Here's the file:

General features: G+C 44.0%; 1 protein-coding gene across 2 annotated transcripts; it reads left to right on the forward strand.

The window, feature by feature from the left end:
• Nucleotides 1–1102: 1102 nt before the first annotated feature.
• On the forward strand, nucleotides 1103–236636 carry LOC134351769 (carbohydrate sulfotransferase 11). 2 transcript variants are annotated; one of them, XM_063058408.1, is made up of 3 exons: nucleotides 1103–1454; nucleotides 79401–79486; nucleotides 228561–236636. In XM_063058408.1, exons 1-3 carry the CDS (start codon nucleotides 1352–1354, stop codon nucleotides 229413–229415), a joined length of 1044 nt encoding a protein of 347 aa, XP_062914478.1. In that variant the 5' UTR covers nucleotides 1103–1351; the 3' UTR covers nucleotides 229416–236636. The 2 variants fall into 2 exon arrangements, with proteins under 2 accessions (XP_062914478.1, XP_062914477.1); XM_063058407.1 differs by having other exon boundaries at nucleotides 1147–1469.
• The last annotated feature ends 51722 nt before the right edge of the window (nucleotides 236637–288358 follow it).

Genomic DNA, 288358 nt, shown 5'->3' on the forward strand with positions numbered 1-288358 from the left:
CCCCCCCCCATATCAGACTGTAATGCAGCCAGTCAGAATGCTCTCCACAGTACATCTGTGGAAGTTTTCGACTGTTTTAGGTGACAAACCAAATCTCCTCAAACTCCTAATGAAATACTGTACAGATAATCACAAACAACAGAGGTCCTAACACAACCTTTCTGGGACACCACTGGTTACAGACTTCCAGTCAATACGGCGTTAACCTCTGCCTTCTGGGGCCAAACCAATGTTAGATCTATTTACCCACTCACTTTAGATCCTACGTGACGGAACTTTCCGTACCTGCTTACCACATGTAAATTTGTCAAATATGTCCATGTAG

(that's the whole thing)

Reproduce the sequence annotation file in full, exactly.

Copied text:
General features: G+C 44.0%; 1 protein-coding gene across 2 annotated transcripts; it reads left to right on the forward strand.

The window, feature by feature from the left end:
• Nucleotides 1–1102: 1102 nt before the first annotated feature.
• On the forward strand, nucleotides 1103–236636 carry LOC134351769 (carbohydrate sulfotransferase 11). 2 transcript variants are annotated; one of them, XM_063058408.1, is made up of 3 exons: nucleotides 1103–1454; nucleotides 79401–79486; nucleotides 228561–236636. In XM_063058408.1, exons 1-3 carry the CDS (start codon nucleotides 1352–1354, stop codon nucleotides 229413–229415), a joined length of 1044 nt encoding a protein of 347 aa, XP_062914478.1. In that variant the 5' UTR covers nucleotides 1103–1351; the 3' UTR covers nucleotides 229416–236636. The 2 variants fall into 2 exon arrangements, with proteins under 2 accessions (XP_062914478.1, XP_062914477.1); XM_063058407.1 differs by having other exon boundaries at nucleotides 1147–1469.
• The last annotated feature ends 51722 nt before the right edge of the window (nucleotides 236637–288358 follow it).

Genomic DNA, 288358 nt, shown 5'->3' on the forward strand with positions numbered 1-288358 from the left:
CCCCCCCCCATATCAGACTGTAATGCAGCCAGTCAGAATGCTCTCCACAGTACATCTGTGGAAGTTTTCGACTGTTTTAGGTGACAAACCAAATCTCCTCAAACTCCTAATGAAATACTGTACAGATAATCACAAACAACAGAGGTCCTAACACAACCTTTCTGGGACACCACTGGTTACAGACTTCCAGTCAATACGGCGTTAACCTCTGCCTTCTGGGGCCAAACCAATGTTAGATCTATTTACCCACTCACTTTAGATCCTACGTGACGGAACTTTCCGTACCTGCTTACCACATGTAAATTTGTCAAATATGTCCATGTAG